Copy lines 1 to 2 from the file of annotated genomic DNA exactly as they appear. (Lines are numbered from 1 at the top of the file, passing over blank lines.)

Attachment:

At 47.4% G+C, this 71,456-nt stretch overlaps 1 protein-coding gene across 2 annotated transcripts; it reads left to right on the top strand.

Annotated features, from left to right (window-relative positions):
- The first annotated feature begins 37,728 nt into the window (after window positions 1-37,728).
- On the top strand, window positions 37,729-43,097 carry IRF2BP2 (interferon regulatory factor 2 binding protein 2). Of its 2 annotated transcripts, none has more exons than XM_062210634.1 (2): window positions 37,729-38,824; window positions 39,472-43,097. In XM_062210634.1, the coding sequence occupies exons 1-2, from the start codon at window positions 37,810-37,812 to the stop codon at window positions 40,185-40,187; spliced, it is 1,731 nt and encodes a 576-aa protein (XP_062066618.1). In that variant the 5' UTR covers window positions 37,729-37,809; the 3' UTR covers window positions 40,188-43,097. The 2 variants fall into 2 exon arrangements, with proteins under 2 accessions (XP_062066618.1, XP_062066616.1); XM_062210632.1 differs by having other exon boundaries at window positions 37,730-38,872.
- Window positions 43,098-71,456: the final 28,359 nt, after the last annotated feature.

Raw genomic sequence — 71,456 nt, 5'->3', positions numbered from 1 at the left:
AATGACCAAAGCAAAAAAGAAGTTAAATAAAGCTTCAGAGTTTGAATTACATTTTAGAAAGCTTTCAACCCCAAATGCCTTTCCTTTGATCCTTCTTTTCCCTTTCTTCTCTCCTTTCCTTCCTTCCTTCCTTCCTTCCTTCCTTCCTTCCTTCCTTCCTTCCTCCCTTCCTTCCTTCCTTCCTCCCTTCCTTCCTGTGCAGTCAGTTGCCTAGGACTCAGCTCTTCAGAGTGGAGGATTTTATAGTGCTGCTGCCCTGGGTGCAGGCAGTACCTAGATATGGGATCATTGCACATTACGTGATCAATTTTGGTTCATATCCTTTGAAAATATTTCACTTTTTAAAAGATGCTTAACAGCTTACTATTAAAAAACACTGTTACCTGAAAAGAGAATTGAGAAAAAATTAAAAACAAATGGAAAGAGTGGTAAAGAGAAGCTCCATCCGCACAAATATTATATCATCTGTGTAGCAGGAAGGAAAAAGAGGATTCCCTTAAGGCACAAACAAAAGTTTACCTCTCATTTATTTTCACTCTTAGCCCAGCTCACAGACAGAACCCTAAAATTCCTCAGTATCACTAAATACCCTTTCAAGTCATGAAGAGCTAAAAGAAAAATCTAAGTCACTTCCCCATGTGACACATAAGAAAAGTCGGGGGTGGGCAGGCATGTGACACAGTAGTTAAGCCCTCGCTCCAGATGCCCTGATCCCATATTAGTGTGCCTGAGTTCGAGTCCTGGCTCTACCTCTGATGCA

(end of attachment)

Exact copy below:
At 47.4% G+C, this 71,456-nt stretch overlaps 1 protein-coding gene across 2 annotated transcripts; it reads left to right on the top strand.

Annotated features, from left to right (window-relative positions):